Andy Halliday thought he had seen another season go by without domestic silverware when he sat on the bench at Tynecastle and watched Rangers lose to Hearts in the William Hill Scottish Cup quarter-finals.
The February 29 defeat was widely regarded to have ended Rangers’ domestic season and the campaign was literally over quicker than anyone could have foreseen.
Unbeknown to him, Halliday had already played his last game for his boyhood heroes but he now gets the chance to play in the semi-finals after all as he prepares to take on Hibernian with Hearts.
The midfielder left Rangers with Championship and Challenge Cup winners’ medals but not the silverware he had been aiming for when he joined in 2015.
He came close, scoring in the 2016 Scottish Cup final only for Rangers to let slip a lead against Hibernian late on.
Halliday had helped Rangers beat Celtic in the semi-finals that season but thereafter major occasions at Hampden ended in disappointment including a number of derby defeats.
The 29-year-old is not the type to look back at those disappointments as he prepares to return to Hampden but he remains determined to win a major piece of silverware.
“I’ve had disappointments in league games, training games,” he said. “Whatever sport I play, whatever competition I play, I want to win.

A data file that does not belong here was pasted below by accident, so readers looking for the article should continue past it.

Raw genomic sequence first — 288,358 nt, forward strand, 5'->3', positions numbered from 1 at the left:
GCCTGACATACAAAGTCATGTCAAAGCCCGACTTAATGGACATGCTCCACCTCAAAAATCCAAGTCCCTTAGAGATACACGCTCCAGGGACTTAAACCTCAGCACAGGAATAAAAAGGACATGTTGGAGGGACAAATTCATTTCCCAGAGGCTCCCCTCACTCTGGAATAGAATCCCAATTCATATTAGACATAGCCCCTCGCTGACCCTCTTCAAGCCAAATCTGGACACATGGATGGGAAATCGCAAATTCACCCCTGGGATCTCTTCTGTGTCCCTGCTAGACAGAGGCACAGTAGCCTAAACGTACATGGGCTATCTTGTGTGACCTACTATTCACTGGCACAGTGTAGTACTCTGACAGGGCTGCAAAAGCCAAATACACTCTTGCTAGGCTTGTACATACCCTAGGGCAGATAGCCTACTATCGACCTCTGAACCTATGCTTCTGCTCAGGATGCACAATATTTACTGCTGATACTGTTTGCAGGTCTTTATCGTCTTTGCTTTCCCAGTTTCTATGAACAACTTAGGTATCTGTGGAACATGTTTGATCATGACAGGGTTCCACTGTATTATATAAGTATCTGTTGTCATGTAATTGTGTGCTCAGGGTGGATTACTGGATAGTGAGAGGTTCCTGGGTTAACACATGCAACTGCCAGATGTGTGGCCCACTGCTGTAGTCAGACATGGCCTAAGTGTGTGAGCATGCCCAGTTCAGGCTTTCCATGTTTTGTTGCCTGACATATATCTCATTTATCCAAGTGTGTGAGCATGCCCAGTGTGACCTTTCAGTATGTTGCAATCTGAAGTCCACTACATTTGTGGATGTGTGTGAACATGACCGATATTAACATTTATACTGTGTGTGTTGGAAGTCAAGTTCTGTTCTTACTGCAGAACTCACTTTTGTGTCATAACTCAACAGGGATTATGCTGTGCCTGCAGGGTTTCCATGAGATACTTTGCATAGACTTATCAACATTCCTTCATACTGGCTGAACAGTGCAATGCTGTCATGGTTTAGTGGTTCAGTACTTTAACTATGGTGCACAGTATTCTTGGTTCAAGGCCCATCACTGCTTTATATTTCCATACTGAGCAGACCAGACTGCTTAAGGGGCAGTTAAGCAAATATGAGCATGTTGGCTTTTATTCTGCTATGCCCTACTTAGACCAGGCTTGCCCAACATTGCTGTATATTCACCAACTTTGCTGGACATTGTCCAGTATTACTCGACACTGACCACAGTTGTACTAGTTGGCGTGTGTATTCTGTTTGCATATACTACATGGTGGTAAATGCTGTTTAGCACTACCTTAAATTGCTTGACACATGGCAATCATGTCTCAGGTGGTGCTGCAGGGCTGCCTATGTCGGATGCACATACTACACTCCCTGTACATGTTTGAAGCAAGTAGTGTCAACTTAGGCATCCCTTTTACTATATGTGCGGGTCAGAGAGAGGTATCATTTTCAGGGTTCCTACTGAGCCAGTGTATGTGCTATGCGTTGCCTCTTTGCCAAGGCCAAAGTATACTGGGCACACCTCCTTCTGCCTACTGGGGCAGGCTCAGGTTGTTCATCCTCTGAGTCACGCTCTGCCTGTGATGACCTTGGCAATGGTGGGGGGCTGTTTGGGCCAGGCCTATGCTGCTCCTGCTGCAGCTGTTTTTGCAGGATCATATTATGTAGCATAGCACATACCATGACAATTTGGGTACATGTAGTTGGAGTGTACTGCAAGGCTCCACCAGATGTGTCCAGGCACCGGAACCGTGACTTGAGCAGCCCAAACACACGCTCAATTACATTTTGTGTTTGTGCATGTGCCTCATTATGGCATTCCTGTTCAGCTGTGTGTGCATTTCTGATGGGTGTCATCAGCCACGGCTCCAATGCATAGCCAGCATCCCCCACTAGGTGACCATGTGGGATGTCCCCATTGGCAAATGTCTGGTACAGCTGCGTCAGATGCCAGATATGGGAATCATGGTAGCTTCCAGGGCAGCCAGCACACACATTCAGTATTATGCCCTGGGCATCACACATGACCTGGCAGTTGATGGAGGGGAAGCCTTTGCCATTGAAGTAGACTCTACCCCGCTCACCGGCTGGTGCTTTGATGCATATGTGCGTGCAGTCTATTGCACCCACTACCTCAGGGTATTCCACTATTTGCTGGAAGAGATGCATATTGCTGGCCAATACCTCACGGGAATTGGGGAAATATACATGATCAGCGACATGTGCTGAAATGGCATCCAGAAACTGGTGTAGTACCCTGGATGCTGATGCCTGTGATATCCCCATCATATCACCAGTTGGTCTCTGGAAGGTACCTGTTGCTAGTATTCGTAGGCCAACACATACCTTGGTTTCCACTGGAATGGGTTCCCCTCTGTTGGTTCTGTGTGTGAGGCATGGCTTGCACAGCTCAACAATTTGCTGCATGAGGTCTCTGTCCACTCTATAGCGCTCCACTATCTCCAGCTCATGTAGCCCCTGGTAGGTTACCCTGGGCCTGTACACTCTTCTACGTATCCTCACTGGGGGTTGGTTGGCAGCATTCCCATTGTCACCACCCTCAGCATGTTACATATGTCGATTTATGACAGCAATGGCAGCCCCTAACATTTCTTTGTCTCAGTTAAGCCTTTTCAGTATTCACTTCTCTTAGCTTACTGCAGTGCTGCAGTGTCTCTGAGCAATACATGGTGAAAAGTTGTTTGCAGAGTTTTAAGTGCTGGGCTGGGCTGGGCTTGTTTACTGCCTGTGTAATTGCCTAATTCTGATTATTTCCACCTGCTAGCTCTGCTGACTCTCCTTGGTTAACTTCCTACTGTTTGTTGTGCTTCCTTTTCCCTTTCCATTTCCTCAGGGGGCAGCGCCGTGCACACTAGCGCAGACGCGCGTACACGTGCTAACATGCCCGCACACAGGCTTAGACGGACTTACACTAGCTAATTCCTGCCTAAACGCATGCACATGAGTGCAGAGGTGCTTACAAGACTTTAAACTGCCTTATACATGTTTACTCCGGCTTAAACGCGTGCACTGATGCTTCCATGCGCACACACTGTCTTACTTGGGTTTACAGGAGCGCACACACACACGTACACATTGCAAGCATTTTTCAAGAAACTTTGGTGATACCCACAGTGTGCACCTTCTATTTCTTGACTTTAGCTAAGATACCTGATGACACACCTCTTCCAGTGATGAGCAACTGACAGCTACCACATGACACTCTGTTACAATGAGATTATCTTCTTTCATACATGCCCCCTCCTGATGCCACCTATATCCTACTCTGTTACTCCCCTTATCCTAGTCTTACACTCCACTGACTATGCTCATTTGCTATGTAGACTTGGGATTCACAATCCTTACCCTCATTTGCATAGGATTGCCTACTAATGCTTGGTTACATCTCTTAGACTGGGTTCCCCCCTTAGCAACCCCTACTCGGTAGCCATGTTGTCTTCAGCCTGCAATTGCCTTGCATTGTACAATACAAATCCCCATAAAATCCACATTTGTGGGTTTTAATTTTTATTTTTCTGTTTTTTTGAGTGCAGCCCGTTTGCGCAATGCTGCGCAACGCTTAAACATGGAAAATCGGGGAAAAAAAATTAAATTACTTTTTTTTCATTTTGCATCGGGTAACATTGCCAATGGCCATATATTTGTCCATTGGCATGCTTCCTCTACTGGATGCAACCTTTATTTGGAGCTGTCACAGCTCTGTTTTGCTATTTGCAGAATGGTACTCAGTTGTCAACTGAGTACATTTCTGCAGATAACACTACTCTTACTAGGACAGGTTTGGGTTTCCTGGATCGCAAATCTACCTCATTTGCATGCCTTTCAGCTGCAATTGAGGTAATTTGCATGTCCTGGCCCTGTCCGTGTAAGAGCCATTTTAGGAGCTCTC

“I’ve had highs, I’ve had lows, I’ve been proud of my career so far, but of course I would like by the end of my career to win what I feel is a major honour in Scotland. I don’t feel as if I have done that yet.
“Of course from now to the end of my career I am hopeful I can do that. It’s going to be a tough ask but I certainly feel with the quality we have got in our squad, we are capable.”
Halliday, who has played three times for Hearts, added: “I’m one of the lucky ones because Hearts put me out last year with Rangers so it’s a bonus that I get a bye straight into the semi-final.
“It would mean a lot to win. It would mean a lot for myself, it would mean a lot for the players, it would mean a lot for the club.
“You play any game, you want to win, but obviously a cup semi-final and a derby has that little bit more importance.
“I have been part of a Scottish Cup final in the past and, albeit it was disappointment that day, it’s an occasion I would love to get back to and have another go at it.
“It’s going to be difficult, there’s good teams in the competition and we are facing a good team on Saturday but we have a lot of belief in our ability.”
Halliday believes Hearts have the experience to adapt to the unusual derby surroundings at an empty Hampden.
“It’s a prestige derby, one of the biggest derbies in the country,” he said. “You watch it and a lot of the time it’s hustle and bustle, it’s high-tempo, it’s tackles. What you’d expect in a Scottish derby I suppose.
“But that’s something I have noticed in quite a lot of games without fans, there’s that period of flatness where it doesn’t have quite that competitive feel as it would if the fans are in there.
“As players that’s something you try and instil in yourself before the game and realise how big an occasion it is.
“It’s up to us as players to bring that intensity to the game because it is difficult without fans. The first 15-20 minutes is especially important.”